• in addition, applicants would have to produce a management plan showing how they would, for example, ensure access to the site by the widest range of people, provide visitor information and protect the environment.

10.7 Article 8 provides for the appointment of an independent European panel to select sites to receive an EHL. The panel would have 12 members who are expert in European history, culture or other relevant matters. Four would be appointed by the Council, four by the Commission and four by the European Parliament. Their term of office would be three years.

10.8 Article 10 gives participating Member States responsibility for "pre-selection": that is, for deciding which applications for the award of an EU EHL to a site in the participating State's territory should go forward for consideration by the European selection panel. The State could not pre-select more than two sites a year.

10.9 Under Article 11, the European selection panel would be required to evaluate all the pre-selected sites and, using the criteria listed in Article 7, recommends no more than one site from each participating Member State for the award of the EU EHL. Article 13 gives the Commission responsibility for making the award to the sites recommended by the panel. The Label is permanent unless the panel recommends its withdrawal because the site no longer satisfies the criteria for the EU EHL.

10.10 Article 17 gives the Commission responsibility for ensuring that there is an independent and external evaluation of the EU EHL scheme every six years and for reporting the findings to the Council and the European Parliament.

10.11 Article 19 allocates the scheme a budget of €1,350,000 for the three years from the beginning of 2011 until the end of 2013.

The Government's view

10.12 In her Explanatory Memorandum of 31 March 2010, the then Minister for Culture and Tourism (Margaret Hodge) said that the Government retained its doubts about the need for an EU EHL scheme (see paragraph 10.2 above). In its view, the UNESCO World Heritage List is sufficient for designating supra-national significance. Moreover, the Government believed that there is a risk that, over time, the complexity and burden of managing an EU EHL scheme would grow.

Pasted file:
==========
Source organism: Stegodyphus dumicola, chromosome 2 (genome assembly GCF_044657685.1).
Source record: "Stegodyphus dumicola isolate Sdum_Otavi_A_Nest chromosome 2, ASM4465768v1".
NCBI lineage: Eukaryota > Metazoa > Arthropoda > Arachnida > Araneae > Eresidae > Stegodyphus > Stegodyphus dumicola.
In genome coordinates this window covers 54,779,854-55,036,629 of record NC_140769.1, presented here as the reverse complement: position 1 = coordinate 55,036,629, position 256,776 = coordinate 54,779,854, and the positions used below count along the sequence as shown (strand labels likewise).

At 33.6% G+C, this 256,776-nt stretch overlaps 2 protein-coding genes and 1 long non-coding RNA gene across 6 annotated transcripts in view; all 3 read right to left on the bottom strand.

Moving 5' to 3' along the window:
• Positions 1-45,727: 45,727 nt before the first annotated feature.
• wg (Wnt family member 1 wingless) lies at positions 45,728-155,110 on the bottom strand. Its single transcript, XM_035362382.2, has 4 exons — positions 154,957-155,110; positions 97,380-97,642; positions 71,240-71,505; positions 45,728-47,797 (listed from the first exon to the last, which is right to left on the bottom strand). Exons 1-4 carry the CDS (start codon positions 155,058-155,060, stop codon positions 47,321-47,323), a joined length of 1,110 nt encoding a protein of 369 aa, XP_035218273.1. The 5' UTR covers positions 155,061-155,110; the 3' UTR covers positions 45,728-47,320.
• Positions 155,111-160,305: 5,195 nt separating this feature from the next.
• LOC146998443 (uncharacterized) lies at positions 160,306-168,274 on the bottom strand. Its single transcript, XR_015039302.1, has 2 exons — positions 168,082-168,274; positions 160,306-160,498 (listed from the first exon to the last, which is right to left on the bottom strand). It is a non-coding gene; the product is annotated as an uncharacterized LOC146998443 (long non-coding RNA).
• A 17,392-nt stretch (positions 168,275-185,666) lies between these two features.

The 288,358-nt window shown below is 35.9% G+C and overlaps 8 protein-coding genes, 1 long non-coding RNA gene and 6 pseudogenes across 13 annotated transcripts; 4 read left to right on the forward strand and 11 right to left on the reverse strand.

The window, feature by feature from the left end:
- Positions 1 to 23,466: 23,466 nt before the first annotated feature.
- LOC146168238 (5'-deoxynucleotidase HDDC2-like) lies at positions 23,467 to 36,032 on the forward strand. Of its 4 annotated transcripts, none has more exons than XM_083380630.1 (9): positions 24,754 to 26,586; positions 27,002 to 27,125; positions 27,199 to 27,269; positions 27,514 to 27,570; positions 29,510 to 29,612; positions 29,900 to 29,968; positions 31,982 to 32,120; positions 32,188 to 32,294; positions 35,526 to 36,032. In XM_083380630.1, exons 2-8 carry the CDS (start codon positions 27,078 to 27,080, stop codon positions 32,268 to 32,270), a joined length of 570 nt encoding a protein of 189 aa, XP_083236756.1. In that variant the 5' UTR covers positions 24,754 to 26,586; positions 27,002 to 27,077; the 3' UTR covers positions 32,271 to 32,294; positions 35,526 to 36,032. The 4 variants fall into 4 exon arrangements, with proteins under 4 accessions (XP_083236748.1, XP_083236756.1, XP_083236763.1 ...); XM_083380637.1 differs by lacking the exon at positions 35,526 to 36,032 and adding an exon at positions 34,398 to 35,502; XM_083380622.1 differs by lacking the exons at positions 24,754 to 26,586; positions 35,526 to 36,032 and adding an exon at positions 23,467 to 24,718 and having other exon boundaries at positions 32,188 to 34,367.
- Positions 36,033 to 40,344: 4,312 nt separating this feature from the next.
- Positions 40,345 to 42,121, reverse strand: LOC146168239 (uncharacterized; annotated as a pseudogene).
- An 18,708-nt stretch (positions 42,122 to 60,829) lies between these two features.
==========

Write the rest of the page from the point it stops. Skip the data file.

10.13 The Minister said that, at present, the Government considered that the UK should not take part in the scheme. Even so, the Government would try to ensure, during the negotiations on the draft Directive, that the burdens and obligations placed on Member States and the owners and managers of heritage sites are minimised.


10.14 We share the Government's view that an EU Heritage Label scheme should be created only if there is a strong justification for it. We also share its doubts that the case has been made. It is clear, however, that many other Member States value the current inter-governmental scheme. So there may be wide support for the draft Decision. We agree with the Government that it is vital that participation in the EU scheme should be entirely voluntary.

10.15 The negotiations on the draft Decision are still at an early stage. We should be grateful, therefore, if the Minister would send us progress reports on the negotiations. Meanwhile, we shall keep the document under scrutiny.

47   Article 2 of the draft Decision defines sites as "monuments, natural or urban sites, cultural landscapes, places of remembrance, cultural goods and objects, intangible heritage attached to a place, including contemporary heritage". Back